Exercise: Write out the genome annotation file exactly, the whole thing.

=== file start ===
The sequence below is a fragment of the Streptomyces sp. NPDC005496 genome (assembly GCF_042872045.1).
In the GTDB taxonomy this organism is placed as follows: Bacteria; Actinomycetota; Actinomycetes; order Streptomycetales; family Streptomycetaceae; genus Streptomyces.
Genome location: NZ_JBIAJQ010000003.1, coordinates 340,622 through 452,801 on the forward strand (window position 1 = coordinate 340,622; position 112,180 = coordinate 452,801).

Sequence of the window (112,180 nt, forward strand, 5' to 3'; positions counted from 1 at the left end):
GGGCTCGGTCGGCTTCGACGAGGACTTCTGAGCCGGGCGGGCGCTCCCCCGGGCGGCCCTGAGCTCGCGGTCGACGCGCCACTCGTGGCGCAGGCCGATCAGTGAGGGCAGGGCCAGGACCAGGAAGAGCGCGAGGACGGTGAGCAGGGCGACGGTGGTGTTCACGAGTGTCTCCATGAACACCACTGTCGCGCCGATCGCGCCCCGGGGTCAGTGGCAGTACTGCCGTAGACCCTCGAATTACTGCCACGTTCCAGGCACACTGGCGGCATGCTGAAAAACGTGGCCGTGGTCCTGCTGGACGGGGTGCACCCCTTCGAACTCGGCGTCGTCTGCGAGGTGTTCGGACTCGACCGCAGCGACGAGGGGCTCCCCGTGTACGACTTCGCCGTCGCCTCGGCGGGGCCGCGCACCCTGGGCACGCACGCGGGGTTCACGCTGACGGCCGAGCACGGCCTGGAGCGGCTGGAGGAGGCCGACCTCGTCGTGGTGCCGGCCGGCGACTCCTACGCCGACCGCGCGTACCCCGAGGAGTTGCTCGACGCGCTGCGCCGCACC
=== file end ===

The sequence below is a fragment of the Streptomyces sp. NPDC005496 genome (assembly GCF_042872045.1).
In the GTDB taxonomy this organism is placed as follows: Bacteria; Actinomycetota; Actinomycetes; order Streptomycetales; family Streptomycetaceae; genus Streptomyces.
Genome location: NZ_JBIAJQ010000003.1, coordinates 340,622 through 452,801 on the forward strand (window position 1 = coordinate 340,622; position 112,180 = coordinate 452,801).

Sequence of the window (112,180 nt, forward strand, 5' to 3'; positions counted from 1 at the left end):
GGGCTCGGTCGGCTTCGACGAGGACTTCTGAGCCGGGCGGGCGCTCCCCCGGGCGGCCCTGAGCTCGCGGTCGACGCGCCACTCGTGGCGCAGGCCGATCAGTGAGGGCAGGGCCAGGACCAGGAAGAGCGCGAGGACGGTGAGCAGGGCGACGGTGGTGTTCACGAGTGTCTCCATGAACACCACTGTCGCGCCGATCGCGCCCCGGGGTCAGTGGCAGTACTGCCGTAGACCCTCGAATTACTGCCACGTTCCAGGCACACTGGCGGCATGCTGAAAAACGTGGCCGTGGTCCTGCTGGACGGGGTGCACCCCTTCGAACTCGGCGTCGTCTGCGAGGTGTTCGGACTCGACCGCAGCGACGAGGGGCTCCCCGTGTACGACTTCGCCGTCGCCTCGGCGGGGCCGCGCACCCTGGGCACGCACGCGGGGTTCACGCTGACGGCCGAGCACGGCCTGGAGCGGCTGGAGGAGGCCGACCTCGTCGTGGTGCCGGCCGGCGACTCCTACGCCGACCGCGCGTACCCCGAGGAGTTGCTCGACGCGCTGCGCCGCACC